Intent on shaking up the ultimate "sacred cow" for Jews, Israeli director Yoav Shamir embarks on a provocative - and at times irreverent - quest to answer the question, what is anti-Semitism today? Does it remain a dangerous and immediate threat? Or is it a scare tactic used by right-wing Zionists to discredit their critics?
In "Defamation," director Yoav Shamir sets out to discover the realities of anti-Semitism as an identity issue. Is it an extant threat continually on the verge of coalescing into a second Holocaust? Or is it a scare tactic used by right-wing Zionists to discredit their critics? Most opinions fall in the gray area between two vastly different poles. Representing one end of the spectrum is Abraham Foxman, head of the Anti-Defamation League and ardent advocate of the theory that anti-Semitism is ubiquitous and requires constant vigilance to be kept in check. His foil in the debate is Norman Finkelstein, a controversial author, professor, and son of Holocaust survivors, who asserts a vast conspiracy orchestrated by Israel itself to undermine critics of its policy. Through Shamir's evenhanded lens, both men have moments of visionary clarity as well as unhinged ramblings. And they are only two voices in a cacophonous global debate.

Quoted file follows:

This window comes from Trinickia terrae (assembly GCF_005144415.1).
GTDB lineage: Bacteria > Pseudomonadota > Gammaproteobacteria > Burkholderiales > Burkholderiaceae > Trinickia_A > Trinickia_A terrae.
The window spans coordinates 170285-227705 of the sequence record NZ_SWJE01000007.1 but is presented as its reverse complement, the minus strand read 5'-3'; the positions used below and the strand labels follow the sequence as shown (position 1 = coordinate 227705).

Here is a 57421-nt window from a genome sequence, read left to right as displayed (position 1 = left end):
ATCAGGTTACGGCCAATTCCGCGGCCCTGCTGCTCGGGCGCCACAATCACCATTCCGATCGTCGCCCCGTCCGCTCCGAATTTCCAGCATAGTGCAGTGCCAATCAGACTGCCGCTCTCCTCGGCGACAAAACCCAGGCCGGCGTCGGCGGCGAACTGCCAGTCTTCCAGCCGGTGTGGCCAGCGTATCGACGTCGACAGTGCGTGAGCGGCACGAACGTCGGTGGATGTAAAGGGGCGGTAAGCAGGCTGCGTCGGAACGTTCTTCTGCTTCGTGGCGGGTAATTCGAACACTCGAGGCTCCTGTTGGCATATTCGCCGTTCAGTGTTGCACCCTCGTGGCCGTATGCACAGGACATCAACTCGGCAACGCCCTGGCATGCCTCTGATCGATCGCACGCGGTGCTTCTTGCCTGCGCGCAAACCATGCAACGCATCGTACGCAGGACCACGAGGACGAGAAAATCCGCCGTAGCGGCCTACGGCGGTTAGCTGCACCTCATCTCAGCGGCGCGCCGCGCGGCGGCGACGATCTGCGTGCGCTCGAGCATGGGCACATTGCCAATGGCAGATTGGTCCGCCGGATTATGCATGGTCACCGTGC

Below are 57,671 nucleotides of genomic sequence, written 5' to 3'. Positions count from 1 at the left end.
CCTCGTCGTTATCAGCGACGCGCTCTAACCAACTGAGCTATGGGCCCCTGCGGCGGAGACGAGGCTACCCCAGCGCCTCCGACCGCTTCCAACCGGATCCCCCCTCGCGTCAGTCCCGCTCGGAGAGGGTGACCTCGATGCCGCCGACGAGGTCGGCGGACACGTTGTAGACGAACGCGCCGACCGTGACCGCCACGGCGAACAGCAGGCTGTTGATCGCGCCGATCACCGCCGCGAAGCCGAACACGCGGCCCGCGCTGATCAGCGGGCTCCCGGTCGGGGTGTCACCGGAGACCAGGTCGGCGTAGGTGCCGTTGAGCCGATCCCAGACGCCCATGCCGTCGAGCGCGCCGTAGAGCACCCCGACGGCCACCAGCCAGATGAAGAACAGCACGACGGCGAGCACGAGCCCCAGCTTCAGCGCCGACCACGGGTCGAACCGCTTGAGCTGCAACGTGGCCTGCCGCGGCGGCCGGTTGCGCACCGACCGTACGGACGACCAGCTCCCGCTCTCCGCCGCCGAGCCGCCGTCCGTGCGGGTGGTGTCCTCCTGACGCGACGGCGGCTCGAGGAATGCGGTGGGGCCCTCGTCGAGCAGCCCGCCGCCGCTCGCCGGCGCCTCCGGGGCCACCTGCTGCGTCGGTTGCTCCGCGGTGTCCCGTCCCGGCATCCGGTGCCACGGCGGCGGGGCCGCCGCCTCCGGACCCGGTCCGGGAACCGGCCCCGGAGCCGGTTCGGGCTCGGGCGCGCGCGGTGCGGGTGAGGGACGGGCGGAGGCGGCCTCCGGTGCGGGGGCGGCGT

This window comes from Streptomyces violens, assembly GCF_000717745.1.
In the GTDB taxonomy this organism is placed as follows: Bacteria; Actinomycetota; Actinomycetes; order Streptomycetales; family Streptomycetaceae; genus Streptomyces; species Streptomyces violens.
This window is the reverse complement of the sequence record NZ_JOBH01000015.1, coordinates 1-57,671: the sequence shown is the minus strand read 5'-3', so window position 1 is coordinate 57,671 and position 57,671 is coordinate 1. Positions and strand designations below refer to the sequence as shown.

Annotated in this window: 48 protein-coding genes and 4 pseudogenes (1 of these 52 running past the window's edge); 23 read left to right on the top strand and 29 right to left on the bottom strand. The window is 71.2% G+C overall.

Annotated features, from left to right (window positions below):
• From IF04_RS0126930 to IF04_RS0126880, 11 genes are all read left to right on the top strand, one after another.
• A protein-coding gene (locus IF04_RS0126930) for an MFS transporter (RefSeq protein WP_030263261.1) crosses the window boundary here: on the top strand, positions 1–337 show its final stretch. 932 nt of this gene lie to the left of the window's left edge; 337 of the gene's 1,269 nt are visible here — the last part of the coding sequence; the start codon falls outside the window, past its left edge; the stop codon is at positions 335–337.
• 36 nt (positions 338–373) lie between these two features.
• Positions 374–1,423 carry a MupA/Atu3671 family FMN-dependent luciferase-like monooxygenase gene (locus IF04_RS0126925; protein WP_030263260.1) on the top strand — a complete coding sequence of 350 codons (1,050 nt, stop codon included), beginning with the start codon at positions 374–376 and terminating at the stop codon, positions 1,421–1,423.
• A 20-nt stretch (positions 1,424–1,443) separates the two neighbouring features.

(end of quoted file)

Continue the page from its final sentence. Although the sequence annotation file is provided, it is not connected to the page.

Who's hating whom?
Yoav Shamir's film about antisemitism has drawn both praise and criticism. So what's it like being dubbed 'the Israeli Mel Gibson'?